- The Washington Times - Monday, June 14, 2021

The recent news that the Trump Justice Department subpoenaed Apple seeking data from the accounts of Democratic Reps. Adam Schiff and Eric Swalwell presumably to spy on two partisan opponents brought howls of outrage from leading Democrats.

Senate Majority Leader Chuck Schumer called it “shocking” when the story broke last week. Senate Judiciary Committee Chairman Dick Durbin demanded an investigation into the “appalling politicization of the Justice Department by Donald Trump and his sycophants.”

Mr. Schumer and Mr. Durbin are at least as outraged as Republicans were when former Attorney General Eric Holder, President Barack Obama’s self-described “wing man,” authorized wiretaps on journalists critical of his boss. Had the senators condemned Mr. Obama and Mr. Holder for their similar and equally outrageous abuse of power, one might take them more seriously. But they were as silent then as Trump supporters now.

Elected officials shocked only when the opposing party abuses power should be ashamed of their hypocrisy. After the attack on the World Trade Center, I joined liberals critical of the almost mindless escalation in domestic spying in the name of homeland security. My liberal friends were delighted, but I asked what they would do when a Democratic president did something similar. It didn’t take long to find out.

These self-proclaimed champions of privacy and a free press fell dutifully silent within a few years as Barack Obama managed to make George W. Bush look like a civil libertarian. They only rediscovered the Bill of Rights after Donald Trump moved into the Oval Office.

The political posturing by the enablers of both parties proves once again that power is as corrupting as Lord Acton warned back in 1887. The fear that power could tempt even good men to abuse their countrymen is what led the delegates gathered in Philadelphia to draft a Constitution for the new American republic to divide power among three equal branches and included Bill of Rights to enumerate individual rights so important that government should forever be denied the power to arbitrarily ignore them. 

Nearly a century before Acton, James Madison wrote of the need to circumscribe the power of elected officials to ignore the rights of those who elect them: “If men were angels, no government would be necessary.” But “In framing a government which is to be administered by men over men … you must first enable the government to control the governed, and … oblige it to control itself.” The Constitution was designed with limits that worked well until president after president found loopholes that allowed them to amass more and more power — just as Madison and Acton feared.

While Lord Acton’s observation that “power tends to corrupt and absolute power corrupts absolutely” is often quoted, what follows is too often ignored. Acton then wrote in the very next sentence that “Great men are almost always bad men.”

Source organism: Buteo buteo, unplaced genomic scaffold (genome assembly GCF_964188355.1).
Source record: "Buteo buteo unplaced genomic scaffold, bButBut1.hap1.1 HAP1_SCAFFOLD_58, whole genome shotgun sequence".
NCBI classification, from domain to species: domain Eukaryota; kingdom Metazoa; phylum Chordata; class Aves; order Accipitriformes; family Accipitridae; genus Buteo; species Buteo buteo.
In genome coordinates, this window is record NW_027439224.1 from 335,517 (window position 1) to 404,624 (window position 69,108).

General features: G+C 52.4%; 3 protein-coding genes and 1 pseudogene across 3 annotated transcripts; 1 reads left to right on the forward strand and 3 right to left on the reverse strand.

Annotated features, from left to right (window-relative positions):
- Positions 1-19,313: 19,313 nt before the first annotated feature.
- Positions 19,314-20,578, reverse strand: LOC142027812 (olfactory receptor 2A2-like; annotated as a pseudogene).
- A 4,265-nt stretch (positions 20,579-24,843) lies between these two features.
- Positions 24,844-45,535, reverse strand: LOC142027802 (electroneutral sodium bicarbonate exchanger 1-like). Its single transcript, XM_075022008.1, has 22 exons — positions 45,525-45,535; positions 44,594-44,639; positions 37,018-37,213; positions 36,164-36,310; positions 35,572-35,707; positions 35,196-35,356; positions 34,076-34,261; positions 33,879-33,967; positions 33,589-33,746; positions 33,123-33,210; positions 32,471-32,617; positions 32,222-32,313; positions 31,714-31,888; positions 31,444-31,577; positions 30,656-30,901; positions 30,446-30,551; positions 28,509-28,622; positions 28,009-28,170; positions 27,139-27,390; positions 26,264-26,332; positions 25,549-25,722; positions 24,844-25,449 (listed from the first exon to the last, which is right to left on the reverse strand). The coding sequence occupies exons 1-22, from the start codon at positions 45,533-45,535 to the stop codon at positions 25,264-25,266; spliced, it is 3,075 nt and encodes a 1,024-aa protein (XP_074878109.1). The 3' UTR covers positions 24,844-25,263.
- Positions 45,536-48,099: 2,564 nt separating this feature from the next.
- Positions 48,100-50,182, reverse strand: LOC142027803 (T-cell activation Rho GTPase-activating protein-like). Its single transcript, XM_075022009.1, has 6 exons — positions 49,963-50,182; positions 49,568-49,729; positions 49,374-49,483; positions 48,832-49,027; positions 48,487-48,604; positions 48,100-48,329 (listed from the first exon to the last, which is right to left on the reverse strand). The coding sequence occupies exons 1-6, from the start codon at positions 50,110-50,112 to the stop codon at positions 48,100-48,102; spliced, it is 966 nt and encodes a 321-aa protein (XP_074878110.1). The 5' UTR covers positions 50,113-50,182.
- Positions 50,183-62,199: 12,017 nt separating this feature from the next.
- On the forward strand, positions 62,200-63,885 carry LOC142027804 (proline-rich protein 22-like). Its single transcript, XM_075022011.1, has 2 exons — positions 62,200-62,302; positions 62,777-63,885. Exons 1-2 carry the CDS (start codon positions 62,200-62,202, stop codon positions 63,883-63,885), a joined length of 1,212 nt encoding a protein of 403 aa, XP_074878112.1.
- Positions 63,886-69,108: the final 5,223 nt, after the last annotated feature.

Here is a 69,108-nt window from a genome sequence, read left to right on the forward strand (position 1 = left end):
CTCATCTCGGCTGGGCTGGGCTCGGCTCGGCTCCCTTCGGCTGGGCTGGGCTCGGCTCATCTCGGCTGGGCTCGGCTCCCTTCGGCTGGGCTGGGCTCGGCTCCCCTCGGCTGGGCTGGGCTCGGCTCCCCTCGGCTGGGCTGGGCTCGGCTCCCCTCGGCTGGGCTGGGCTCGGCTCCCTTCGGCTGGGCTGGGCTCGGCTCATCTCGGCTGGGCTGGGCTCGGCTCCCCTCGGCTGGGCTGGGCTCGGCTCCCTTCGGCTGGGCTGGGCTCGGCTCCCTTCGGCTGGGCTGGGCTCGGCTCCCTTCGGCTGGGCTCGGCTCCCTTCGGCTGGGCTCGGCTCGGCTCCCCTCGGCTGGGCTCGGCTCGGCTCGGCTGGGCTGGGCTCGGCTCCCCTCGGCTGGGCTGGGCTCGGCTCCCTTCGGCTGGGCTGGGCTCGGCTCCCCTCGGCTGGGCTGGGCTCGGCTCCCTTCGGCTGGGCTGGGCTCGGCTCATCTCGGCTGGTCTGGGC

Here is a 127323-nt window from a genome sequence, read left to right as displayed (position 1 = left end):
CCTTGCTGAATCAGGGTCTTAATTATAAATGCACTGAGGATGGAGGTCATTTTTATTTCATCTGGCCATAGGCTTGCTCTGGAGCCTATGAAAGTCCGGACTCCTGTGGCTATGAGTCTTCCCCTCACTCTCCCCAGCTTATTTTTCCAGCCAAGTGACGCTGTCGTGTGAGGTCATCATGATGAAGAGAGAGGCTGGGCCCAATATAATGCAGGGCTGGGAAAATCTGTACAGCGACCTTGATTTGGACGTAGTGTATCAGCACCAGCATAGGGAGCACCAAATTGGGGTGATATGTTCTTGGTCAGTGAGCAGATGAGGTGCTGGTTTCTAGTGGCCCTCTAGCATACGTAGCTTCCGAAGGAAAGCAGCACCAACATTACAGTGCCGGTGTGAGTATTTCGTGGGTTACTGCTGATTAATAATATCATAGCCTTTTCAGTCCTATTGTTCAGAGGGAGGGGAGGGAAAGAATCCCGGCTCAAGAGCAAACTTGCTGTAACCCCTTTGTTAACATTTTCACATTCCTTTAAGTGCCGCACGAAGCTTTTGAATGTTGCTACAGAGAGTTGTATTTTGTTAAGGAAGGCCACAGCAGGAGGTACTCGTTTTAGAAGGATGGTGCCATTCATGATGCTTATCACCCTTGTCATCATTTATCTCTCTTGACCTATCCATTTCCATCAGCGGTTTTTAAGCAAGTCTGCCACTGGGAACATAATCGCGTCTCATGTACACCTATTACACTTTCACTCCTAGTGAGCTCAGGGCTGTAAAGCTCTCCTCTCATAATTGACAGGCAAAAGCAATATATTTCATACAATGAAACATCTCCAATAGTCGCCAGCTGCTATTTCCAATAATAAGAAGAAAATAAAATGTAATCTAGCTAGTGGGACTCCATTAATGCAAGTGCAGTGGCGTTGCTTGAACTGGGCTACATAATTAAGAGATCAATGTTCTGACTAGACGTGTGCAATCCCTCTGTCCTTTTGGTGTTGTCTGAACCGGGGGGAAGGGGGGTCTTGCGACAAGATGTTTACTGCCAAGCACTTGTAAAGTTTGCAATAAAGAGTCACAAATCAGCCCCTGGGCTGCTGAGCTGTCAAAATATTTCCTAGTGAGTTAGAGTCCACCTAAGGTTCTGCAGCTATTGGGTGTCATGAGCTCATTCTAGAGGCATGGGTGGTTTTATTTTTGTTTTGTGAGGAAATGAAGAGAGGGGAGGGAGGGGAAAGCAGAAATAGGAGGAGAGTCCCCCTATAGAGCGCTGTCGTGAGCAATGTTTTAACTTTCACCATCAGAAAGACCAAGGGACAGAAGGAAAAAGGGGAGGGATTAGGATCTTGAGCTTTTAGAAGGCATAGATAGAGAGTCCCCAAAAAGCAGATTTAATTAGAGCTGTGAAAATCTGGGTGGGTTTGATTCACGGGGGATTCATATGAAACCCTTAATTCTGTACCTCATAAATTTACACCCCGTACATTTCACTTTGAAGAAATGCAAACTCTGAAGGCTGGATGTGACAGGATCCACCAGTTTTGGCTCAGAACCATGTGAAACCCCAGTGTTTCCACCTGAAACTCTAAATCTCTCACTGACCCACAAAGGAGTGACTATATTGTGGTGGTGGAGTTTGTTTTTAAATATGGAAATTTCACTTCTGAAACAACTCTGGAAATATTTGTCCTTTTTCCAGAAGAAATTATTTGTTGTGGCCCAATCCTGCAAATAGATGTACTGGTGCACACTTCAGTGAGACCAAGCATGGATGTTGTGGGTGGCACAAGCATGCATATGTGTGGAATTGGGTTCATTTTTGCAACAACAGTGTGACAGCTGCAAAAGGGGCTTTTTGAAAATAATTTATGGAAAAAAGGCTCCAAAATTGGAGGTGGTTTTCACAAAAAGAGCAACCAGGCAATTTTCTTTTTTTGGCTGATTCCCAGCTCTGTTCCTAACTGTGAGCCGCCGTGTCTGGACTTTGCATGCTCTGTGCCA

Many good men and women are attracted to politics and run for offices up to and including the presidency for the purest of reasons, but even the best of them once elected too often conclude that those opposed to their vision are not only wrong, but corrupt or evil… and must therefore be stopped even if to do so they resort to means they once condemned. 

Politicians go after their critics to enhance their own desire to win the next election, to satisfy a personal desire for power, to deny opponents any chance to thwart or roll back their plans for a better future, because they are thin-skinned or sometimes just because they can. The reasons are irrelevant. Once a president, for example, successfully manages to get away with practices that previously seemed unacceptable his successors of both parties, since they are unlikely to be angels, will do the same.

Many today consider former Presidents Barack Obama or Donald Trump great men, but it is becoming increasingly obvious that Lord Acton would have also described both as “bad men.” Whatever the value of their quite different visions, they both illegitimately used power to attempt to silence their critics. Earlier presidents from Woodrow Wilson to Richard Nixon and Lyndon Johnson did the same in an earlier day and were defended by those who supported them and attacked by those who didn’t.

Partisans of the left and right are all too willing to defend their own right or wrong. Those who excused Barack Obama’s misuse of the Justice Department to go after his opponents and to intimidate reporters he didn’t like are this week appalled that Donald Trump did the same thing — while those Republicans who were quick to condemn a Democratic president for spying on his opponents are silent in the face of evidence of Mr. Trump’s misuse of the same power.

To survive as a free society, America needs public officials who believe in the rights they swore to protect and defend when they took office and have the courage to call out their friends as well as their opponents when they find them misusing the powers with which they have been entrusted by the Constitution and the men and women who elected them.

• David A. Keene is an editor at large for the Washington Times.

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